The U.S. Postal Service has delivered mail at a slower clip this year, but -- despite claims to the contrary -- the agency maintains the diminished service standards are not a reflection of cutting staff and closing facilities.
Even despite shifting the standards to allow for the consolidation of its mail processing network, USPS has been delivering mail on time less often this year than in 2012 and 2013, according to a Government Accountability Office report. The Postal Service met its “delivery performance” goals with increasing frequency until around mid-2013, when the amount of mail delivered on time for most products either leveled off or declined.
Previously, USPS significantly reduced the amount of mail that it delivered overnight. It also shifted a substantial amount of mail from a two-day delivery standard to the three-to-five day range. Overall, USPS downgraded its delivery standards for about 28 percent of first-class mail (when an individual sends a letter or bill). The Postal Service said these changes allowed it to consolidate facilities and rely less heavily on air delivery. USPS has shuttered 141 processing facilities since 2012 and will close an additional 82 in 2015.
The Postal Service still struggled to live up to its revised standards, GAO found. For example, USPS delivered single-piece letters and postcards in the three-to-five day category on time 95 percent of the time in the third quarter of fiscal 2012. By the third quarter of fiscal 2014, that success rate had dropped to 91 percent.
The Postal Service dismissed GAO’s findings, saying that while the aforementioned statistics were taken from nationwide data, GAO’s separate case studies in the Dakotas and Chicago were not representative of the agency at large. USPS also pointed to “historically severe winter weather” in the first half of fiscal 2014 as responsible for any drop offs in delivery performance.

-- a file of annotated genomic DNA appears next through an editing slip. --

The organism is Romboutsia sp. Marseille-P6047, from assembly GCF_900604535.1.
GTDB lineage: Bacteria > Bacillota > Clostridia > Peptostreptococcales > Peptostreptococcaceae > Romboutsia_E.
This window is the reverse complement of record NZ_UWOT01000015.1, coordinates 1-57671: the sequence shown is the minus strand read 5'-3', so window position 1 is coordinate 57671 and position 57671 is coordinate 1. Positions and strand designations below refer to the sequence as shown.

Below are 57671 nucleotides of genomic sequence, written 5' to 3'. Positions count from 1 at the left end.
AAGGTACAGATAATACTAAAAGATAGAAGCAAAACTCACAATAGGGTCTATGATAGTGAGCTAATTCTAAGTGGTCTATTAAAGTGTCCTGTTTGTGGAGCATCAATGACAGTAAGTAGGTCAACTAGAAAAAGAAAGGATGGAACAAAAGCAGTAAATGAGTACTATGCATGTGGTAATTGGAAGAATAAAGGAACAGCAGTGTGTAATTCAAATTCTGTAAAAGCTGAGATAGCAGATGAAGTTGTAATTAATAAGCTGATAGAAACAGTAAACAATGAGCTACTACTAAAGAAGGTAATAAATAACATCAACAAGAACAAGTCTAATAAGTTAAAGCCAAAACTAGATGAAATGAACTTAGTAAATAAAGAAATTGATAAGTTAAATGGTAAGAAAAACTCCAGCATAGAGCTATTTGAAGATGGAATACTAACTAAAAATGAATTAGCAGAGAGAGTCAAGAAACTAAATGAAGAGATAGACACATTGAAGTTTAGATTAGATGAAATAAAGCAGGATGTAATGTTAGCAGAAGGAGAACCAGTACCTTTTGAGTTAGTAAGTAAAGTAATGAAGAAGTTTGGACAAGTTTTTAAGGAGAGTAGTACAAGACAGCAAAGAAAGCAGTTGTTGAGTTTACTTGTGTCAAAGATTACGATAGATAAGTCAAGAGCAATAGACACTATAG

Sen. Tom Carper, D-Del., was equally dismissive of the Postal Service’s excuses, saying the report illustrates the problem with USPS’ attempt to cut its way out of fiscal difficulties.
“Continuous budget cuts to services affect the Postal Service’s ability to thrive and provide a dependable service that all Americans and businesses can count on,” Carper said.
Mark Dimondstein, president of the American Postal Workers Union, said the shortfalls of the “cutting, cutting, cutting” strategy were coming to light.
“Every single patron and customer of the Postal Service would know that GAO is correct, just in the way their own mail service has declined under the false leadership of Postmaster General Patrick Donahoe,” Dimondstein told Government Executive. He added USPS has changed its delivery standards but it “can’t even meet those.”
“If they change [the delivery standards] to 10-day maybe they’ll meet them,” Dimondstein said.
Both the union president and Carper advocated for comprehensive postal reform legislation (though they disagree on what that should look like). An overhaul would free the Postal Service from constantly having to reduce costs, they said.
“In the absence of reform, the Postal Service will be forced to continue these painful measures and others in order to keep the lights on,” Carper said. “To create a service that Americans can rely on -- a robust institution to serve generations to come -- Congress must take action.”
Carper recently penned an op-ed in USA Today calling on his colleagues to pass his bipartisan, USPS-backed postal reform bill, which he introduced with the op-ed’s co-author Sen. Tom Coburn, R-Okla. Carper has appeared on local media and put out a series of releases as part of a renewed push for a vote on the bill during the upcoming lame duck session of Congress.
Congress faces a full schedule upon its return after the midterm election, and even if it made time for postal issues, the Senate and House versions of reform remain largely at odds.
The GAO audit was not the only negative light shed on USPS this week, as a New York Times report on Monday found the Postal Service approved nearly 50,000 requests from law enforcement agencies -- including its own -- to secretly monitor the mail of individual Americans as part of various investigations. The program, known as mail covers, is more than 100 years old, but the vast extent of its use raised civil liberty concerns among privacy advocates, according to the Times.
(Image via I. Grasbergs / Shutterstock.com)